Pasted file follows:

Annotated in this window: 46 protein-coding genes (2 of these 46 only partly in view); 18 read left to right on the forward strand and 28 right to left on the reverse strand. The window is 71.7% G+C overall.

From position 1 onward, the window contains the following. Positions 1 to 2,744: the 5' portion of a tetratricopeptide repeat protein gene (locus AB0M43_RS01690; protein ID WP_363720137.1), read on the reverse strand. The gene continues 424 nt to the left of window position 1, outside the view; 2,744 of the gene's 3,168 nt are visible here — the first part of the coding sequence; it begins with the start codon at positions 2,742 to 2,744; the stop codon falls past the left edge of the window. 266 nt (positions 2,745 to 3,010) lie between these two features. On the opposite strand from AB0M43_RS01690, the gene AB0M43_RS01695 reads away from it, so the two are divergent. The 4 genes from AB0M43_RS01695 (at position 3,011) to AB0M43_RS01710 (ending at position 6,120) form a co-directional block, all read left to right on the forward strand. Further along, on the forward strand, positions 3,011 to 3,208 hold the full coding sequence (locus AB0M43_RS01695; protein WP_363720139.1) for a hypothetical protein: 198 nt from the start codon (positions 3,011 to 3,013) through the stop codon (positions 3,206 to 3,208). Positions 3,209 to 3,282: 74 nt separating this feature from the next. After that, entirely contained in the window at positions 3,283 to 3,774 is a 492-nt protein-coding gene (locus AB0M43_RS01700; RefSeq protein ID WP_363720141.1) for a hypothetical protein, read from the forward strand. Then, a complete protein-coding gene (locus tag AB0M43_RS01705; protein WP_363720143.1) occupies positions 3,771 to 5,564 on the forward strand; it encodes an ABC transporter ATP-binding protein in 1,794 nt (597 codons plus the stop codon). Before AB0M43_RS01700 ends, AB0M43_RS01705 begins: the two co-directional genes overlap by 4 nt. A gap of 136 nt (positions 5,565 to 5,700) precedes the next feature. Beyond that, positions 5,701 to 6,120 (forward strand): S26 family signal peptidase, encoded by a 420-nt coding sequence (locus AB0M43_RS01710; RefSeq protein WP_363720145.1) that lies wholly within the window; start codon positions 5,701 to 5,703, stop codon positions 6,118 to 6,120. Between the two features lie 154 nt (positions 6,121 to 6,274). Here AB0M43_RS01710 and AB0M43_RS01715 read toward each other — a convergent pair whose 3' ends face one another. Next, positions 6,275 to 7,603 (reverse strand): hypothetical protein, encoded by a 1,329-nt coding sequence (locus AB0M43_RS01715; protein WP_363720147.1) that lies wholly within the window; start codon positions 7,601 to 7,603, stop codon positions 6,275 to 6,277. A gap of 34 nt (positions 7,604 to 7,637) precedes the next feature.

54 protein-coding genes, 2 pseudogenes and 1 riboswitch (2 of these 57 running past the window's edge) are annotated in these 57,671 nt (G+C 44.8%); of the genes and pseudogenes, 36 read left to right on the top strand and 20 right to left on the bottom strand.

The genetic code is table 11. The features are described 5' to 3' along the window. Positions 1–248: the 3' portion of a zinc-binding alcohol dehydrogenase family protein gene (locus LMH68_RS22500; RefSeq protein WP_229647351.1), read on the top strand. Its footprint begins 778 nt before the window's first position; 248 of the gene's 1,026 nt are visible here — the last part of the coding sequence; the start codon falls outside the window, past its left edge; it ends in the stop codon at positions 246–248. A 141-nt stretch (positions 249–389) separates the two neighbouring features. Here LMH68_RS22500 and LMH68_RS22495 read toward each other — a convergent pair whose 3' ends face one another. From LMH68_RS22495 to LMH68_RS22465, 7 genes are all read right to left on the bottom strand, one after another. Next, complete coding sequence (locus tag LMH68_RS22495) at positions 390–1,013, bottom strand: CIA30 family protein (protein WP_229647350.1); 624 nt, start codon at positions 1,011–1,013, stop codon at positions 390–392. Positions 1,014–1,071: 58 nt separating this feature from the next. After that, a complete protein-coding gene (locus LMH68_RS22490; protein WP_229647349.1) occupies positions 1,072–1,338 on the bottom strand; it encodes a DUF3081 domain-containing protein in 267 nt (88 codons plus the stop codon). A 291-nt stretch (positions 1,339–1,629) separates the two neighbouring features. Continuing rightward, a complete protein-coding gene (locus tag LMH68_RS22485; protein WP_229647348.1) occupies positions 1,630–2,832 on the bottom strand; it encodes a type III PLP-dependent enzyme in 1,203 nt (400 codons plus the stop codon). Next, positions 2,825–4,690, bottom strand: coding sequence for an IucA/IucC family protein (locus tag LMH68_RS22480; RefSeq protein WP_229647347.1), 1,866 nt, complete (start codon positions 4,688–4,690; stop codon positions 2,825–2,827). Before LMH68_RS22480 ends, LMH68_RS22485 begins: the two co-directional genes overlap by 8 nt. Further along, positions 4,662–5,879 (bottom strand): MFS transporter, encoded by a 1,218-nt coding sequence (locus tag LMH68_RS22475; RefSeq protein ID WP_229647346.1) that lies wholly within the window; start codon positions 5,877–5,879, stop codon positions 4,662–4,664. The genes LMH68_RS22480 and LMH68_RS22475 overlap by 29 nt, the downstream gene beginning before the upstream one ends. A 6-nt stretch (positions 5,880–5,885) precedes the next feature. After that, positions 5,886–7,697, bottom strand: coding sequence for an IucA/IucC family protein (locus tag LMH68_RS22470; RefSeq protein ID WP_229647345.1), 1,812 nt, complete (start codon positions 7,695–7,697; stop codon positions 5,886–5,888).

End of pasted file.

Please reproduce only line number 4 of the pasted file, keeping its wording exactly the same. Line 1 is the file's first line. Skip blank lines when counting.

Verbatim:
The genetic code is table 11. The features are described 5' to 3' along the window. Positions 1–248: the 3' portion of a zinc-binding alcohol dehydrogenase family protein gene (locus LMH68_RS22500; RefSeq protein WP_229647351.1), read on the top strand. Its footprint begins 778 nt before the window's first position; 248 of the gene's 1,026 nt are visible here — the last part of the coding sequence; the start codon falls outside the window, past its left edge; it ends in the stop codon at positions 246–248. A 141-nt stretch (positions 249–389) separates the two neighbouring features. Here LMH68_RS22500 and LMH68_RS22495 read toward each other — a convergent pair whose 3' ends face one another. From LMH68_RS22495 to LMH68_RS22465, 7 genes are all read right to left on the bottom strand, one after another. Next, complete coding sequence (locus tag LMH68_RS22495) at positions 390–1,013, bottom strand: CIA30 family protein (protein WP_229647350.1); 624 nt, start codon at positions 1,011–1,013, stop codon at positions 390–392. Positions 1,014–1,071: 58 nt separating this feature from the next. After that, a complete protein-coding gene (locus LMH68_RS22490; protein WP_229647349.1) occupies positions 1,072–1,338 on the bottom strand; it encodes a DUF3081 domain-containing protein in 267 nt (88 codons plus the stop codon). A 291-nt stretch (positions 1,339–1,629) separates the two neighbouring features. Continuing rightward, a complete protein-coding gene (locus tag LMH68_RS22485; protein WP_229647348.1) occupies positions 1,630–2,832 on the bottom strand; it encodes a type III PLP-dependent enzyme in 1,203 nt (400 codons plus the stop codon). Next, positions 2,825–4,690, bottom strand: coding sequence for an IucA/IucC family protein (locus tag LMH68_RS22480; RefSeq protein WP_229647347.1), 1,866 nt, complete (start codon positions 4,688–4,690; stop codon positions 2,825–2,827). Before LMH68_RS22480 ends, LMH68_RS22485 begins: the two co-directional genes overlap by 8 nt. Further along, positions 4,662–5,879 (bottom strand): MFS transporter, encoded by a 1,218-nt coding sequence (locus tag LMH68_RS22475; RefSeq protein ID WP_229647346.1) that lies wholly within the window; start codon positions 5,877–5,879, stop codon positions 4,662–4,664. The genes LMH68_RS22480 and LMH68_RS22475 overlap by 29 nt, the downstream gene beginning before the upstream one ends. A 6-nt stretch (positions 5,880–5,885) precedes the next feature. After that, positions 5,886–7,697, bottom strand: coding sequence for an IucA/IucC family protein (locus tag LMH68_RS22470; RefSeq protein ID WP_229647345.1), 1,812 nt, complete (start codon positions 7,695–7,697; stop codon positions 5,886–5,888).